I have been thinking about my last post, and the comment that it came from. And I ended up looking back at one of the events that prepared me to think about the problems in today's church structures and practices.
Back in the mid-'90s we were living in Dearborn County, Indiana, on the Ohio River just west of Cincinnati, Ohio. The state of Indiana had recently decided to have riverboat gambling on the Ohio River, and various counties were deciding whether or not to get involved. Dearborn County's officials chose to pursue it, and the issue was put on the ballot.
Now Dearborn County was a changing area. The eastern part was turning into suburbs of Cincinnati, with subdivisions filling in the open spaces. The towns--Greendale, Lawrenceburg, and Aurora, were picking up some new residents from the city, but hadn't visibly changed yet. The western half- to two-thirds of the county was still predominantly rural.
It also appeared to be as religious as any other small-town/rural area. There were the usual mainline Protestant churches in the towns, and a Catholic church in Lawrenceburg. There were a couple of megachurches in Bright, up in the suburban area near the Ohio line, a Methodist one and a Christian Church/Church of Christ. And the countryside was dotted with church buildings, mostly of the traditional denominations--Lutheran, Methodist, Presbyterian, Baptist, and a sprinkling of others. They weren't on every crossroads, but there were plenty of them.
There was an appearance of strength of religious faith in the area. And when the ballot issue on riverboat gambling came up, nearly all the churches opposed it. (And it wasn't often they agreed on much.) Yet when the vote came, the gambling issue sailed right through, regardless of the opposition of the churches. Within a year the casino was open. The churches of Dearborn County were not as strong as they appeared to be.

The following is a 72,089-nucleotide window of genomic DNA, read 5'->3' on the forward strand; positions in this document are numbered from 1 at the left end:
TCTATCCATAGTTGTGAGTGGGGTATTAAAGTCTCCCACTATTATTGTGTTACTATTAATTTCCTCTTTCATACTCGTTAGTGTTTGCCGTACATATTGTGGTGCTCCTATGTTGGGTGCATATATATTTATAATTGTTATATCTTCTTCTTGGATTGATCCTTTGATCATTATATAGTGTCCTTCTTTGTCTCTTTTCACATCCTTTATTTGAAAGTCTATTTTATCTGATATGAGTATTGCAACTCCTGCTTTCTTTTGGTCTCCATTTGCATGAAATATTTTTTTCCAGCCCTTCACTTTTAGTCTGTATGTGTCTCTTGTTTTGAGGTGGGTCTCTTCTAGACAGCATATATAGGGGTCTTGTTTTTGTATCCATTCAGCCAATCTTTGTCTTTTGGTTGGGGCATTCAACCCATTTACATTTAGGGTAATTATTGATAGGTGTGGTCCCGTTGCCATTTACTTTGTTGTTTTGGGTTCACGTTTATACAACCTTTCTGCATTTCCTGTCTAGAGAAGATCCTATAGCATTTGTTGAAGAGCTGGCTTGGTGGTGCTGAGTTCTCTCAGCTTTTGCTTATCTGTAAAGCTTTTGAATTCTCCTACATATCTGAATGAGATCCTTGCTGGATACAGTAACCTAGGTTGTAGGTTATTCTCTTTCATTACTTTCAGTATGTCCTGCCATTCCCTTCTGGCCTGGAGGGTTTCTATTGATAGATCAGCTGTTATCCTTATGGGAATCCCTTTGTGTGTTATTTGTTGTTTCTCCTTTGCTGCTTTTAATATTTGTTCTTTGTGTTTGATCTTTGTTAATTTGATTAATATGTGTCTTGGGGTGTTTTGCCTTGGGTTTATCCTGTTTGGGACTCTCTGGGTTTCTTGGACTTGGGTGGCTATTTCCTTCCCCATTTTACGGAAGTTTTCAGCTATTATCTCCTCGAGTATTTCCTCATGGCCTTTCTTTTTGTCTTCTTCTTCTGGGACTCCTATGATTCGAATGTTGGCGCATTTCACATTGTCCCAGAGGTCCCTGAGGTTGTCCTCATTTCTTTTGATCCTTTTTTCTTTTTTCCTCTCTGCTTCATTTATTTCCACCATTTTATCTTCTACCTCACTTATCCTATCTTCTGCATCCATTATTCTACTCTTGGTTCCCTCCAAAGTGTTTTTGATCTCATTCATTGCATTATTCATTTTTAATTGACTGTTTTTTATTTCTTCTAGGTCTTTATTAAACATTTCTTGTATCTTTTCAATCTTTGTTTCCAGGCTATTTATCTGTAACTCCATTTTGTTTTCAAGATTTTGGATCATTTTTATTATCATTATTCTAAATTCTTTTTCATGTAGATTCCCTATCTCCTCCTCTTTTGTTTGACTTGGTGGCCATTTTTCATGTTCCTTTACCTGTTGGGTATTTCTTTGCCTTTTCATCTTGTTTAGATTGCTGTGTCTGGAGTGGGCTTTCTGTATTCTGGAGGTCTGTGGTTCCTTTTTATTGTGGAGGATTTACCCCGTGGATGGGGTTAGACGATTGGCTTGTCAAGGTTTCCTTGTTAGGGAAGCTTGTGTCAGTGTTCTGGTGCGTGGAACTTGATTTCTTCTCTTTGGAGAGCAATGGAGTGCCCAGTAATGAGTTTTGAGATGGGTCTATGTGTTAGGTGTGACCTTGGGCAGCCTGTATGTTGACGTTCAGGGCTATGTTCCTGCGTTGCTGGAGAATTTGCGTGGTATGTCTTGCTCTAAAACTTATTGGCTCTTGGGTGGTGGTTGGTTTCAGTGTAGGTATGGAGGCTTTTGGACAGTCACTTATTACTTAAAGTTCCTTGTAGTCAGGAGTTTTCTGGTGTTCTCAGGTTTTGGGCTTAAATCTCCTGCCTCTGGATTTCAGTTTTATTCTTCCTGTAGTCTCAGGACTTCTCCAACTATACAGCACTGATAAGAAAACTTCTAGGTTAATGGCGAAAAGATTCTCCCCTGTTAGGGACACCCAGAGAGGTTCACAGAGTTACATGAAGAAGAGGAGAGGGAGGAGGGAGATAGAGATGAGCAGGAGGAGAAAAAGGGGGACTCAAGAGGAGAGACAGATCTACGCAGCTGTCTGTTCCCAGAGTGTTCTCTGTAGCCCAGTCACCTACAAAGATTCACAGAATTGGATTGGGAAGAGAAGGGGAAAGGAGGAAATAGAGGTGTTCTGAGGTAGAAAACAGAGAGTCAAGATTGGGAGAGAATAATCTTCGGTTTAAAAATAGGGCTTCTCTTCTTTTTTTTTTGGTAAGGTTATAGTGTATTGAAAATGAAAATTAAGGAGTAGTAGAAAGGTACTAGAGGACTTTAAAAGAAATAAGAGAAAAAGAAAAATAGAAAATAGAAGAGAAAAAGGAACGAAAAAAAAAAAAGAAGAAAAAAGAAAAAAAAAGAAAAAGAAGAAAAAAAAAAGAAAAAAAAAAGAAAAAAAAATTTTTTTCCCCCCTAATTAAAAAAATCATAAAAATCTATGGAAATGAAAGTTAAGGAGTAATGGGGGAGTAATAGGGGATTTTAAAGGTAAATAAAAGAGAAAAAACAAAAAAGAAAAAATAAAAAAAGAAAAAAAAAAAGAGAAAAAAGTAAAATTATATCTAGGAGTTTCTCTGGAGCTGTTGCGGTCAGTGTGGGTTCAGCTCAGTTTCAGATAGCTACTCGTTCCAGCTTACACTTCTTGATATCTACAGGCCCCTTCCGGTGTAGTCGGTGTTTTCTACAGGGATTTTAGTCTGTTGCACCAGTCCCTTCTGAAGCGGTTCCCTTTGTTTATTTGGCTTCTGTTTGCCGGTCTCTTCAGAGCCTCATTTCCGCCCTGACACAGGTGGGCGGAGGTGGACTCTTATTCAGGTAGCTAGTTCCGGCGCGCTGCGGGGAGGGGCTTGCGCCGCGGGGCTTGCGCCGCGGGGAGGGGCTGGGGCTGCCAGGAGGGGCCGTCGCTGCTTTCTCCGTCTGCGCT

I guess this event caused me to look a little closer. I began to notice that those numerous country churches mostly had only six to ten cars in the lot on Sunday morning. I got wind of a Methodist pastor and his wife, also a pastor, who served two churches each to make a living. Former church buildings in the region ended up with new uses.
And to be quite honest, that gambling initiative could not have passed without the votes of a significant number of churchgoers. That leads me to think that many churchgoers are not living lives shaped by their faith, but by the general culture. The church system in this country has for many years been producing churchgoers, but not real disciples.
Since that time, I've seen a lot more: surveys documenting that most Christians live pretty much like their non-Christian neighbors, estimates of 20,000 churches that will close their doors in the next decade or two, church leaders who don't live and behave like Christians...the list could go on and on. But things started getting a lot more obvious to me after that election.